Ge 4/4 II No. 615 "Klosters" is leaving Disentis with a long eastbound RE

Disentis/Mustér is also the junction station with the Matterhorn Gotthard Bahn (MGB), a section of which I visited last year (see Rack railways above the Gotthard tunnels). Unlike the RhB, the MGB has rack sections for very steep grades, the first right after leaving Disentis.

MGB HGe 4/4 II No. 107 left Disentis/Mustér with a local train for Andermatt

The next diary in the series will take you on a trip along the Inn river.

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Check the Train Blogging index page for a (hopefully) complete list of ET diaries and stories related to railways and trains.

Here are some non-rail photos I took during my trips along the Anterior Rhine line.

First, the Poststrasse, the main stropping street in the middle-age core of Chur. I still find it incredible that such a touristy part can be this empty as late as 09:20 on a Sunday morning.

The confluence of Anterior Rhine (middle left, the main river: narrow but deep) and Posterior Rhine (lower left, the tributary: wide but shallow) at the castle of Reichenau, as seen from the RhB rail bridge.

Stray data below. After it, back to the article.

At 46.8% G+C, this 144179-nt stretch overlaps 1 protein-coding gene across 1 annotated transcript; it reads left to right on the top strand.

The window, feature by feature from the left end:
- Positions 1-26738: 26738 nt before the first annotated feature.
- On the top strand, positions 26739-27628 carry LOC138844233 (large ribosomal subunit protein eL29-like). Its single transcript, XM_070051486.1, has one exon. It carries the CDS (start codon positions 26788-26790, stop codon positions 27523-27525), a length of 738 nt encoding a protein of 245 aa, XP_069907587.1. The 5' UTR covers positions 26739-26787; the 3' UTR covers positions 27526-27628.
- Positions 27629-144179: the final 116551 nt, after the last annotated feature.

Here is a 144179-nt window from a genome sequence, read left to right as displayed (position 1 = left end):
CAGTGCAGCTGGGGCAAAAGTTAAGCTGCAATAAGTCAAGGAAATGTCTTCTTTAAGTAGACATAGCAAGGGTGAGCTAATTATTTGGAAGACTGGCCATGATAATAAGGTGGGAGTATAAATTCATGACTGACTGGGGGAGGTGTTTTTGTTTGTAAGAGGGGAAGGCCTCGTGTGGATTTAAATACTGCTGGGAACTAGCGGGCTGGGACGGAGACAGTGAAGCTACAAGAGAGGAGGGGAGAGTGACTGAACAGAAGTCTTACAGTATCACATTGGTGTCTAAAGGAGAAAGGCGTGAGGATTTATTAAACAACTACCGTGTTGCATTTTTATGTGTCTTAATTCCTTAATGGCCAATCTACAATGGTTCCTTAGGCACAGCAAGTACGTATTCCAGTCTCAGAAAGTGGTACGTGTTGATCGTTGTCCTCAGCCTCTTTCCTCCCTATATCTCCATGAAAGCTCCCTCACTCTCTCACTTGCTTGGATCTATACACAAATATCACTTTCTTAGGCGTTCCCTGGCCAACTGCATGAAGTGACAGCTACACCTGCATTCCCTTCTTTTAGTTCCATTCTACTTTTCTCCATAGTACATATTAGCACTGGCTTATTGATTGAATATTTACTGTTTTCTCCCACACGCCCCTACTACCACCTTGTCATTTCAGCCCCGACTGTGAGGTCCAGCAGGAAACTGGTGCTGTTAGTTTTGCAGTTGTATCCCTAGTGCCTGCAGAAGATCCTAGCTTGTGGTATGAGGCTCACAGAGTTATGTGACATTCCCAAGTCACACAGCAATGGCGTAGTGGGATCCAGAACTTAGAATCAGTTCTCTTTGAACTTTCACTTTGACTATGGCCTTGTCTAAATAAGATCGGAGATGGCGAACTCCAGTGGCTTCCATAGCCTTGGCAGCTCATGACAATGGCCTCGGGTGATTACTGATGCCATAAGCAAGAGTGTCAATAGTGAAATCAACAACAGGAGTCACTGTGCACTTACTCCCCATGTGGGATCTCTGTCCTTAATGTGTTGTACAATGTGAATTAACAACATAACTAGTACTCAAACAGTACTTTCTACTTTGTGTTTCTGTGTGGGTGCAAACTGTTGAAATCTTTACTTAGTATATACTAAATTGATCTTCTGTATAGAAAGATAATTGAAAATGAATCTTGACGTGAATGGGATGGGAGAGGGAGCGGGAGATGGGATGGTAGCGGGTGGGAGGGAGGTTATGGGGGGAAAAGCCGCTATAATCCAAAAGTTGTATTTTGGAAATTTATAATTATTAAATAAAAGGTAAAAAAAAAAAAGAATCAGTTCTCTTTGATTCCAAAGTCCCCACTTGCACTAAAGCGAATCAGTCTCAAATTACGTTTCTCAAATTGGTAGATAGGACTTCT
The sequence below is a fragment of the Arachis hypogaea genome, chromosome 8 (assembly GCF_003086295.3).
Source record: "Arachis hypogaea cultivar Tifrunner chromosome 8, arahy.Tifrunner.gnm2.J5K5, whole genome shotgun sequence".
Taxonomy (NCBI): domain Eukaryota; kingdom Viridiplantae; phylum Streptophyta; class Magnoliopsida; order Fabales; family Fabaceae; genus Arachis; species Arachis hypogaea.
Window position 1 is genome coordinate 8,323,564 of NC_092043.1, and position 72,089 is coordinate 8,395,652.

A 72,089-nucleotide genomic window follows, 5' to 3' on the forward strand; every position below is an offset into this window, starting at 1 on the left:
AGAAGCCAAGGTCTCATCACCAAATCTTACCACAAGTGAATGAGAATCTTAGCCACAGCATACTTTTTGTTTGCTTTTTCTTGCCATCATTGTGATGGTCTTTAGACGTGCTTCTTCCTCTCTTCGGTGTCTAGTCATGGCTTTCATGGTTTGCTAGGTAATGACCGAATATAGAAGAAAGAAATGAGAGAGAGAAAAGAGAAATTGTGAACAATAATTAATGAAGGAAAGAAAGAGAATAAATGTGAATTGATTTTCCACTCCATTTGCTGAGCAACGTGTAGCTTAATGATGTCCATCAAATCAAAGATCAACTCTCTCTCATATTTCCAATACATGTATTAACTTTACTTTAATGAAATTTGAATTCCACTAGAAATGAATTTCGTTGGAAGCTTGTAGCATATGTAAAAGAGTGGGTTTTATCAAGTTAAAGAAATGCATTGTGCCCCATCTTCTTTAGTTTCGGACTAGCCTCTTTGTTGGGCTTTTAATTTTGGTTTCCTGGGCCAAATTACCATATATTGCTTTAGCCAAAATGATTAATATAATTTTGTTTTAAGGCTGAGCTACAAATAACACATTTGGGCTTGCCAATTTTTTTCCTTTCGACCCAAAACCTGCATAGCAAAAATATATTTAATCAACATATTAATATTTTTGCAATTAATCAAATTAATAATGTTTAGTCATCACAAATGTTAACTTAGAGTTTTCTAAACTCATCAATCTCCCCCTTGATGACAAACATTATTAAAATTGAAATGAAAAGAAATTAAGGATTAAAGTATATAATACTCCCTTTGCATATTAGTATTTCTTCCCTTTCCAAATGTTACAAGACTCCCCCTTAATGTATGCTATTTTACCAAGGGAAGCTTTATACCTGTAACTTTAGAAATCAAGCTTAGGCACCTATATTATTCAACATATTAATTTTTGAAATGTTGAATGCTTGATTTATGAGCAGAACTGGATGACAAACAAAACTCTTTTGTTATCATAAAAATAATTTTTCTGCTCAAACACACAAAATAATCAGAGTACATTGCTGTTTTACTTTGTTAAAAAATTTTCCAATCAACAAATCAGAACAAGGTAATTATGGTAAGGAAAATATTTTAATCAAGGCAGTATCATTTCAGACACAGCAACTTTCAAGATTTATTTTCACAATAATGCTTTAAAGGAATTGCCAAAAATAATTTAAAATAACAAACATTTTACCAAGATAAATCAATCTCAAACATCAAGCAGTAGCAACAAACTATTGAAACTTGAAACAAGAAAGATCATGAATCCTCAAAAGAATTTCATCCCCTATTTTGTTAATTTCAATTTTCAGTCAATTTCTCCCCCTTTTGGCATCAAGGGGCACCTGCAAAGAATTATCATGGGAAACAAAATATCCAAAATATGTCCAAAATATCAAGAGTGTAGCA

Punt Ruinaulta, a suspension walkbridge inside the Rhine Canyon, was opened along with a walk-path along the river only in 2010

A forest road on the edge of the Rhine Canyon in the autumn.

Cliffs of the Rhine Canyon, with with view in the direction of the origin of the one-time mountain-slide, near Versam-Safien.

The bridges of Tavanasa. Two successive road bridges have been washed away by the Anterior Rhine in the early 20th century (bridgeheads to the right), that's why the current one is this high (left).

*Lunatic*, n.
One whose delusions are out of fashion.

by DoDo on Sat Dec 27th, 2014 at 10:30:52 AM EST
yet another excellent diary. Thank you so much for documenting your travels

keep to the Fen Causeway
by Helen (lareinagal at yahoo dot co dot uk) on Sun Dec 28th, 2014 at 04:54:05 AM EST
Thank you for this.  


The Fates are kind.

by Gaianne on Wed Dec 31st, 2014 at 01:11:15 AM EST
Again DoDo a wonderful and well written piece. It's one of the reasons I keep coming back to Eurotribune. Please keep it up.

Just crossed the USA on the Southwest Chief and to Indianapolis on the Hoosier State.

All the best,


Paul Gipe

by pgipe (pgipe(at)igc.org) on Wed Dec 31st, 2014 at 10:47:00 AM EST
Any photos?

*Lunatic*, n.
One whose delusions are out of fashion.
by DoDo on Wed Dec 31st, 2014 at 12:37:06 PM EST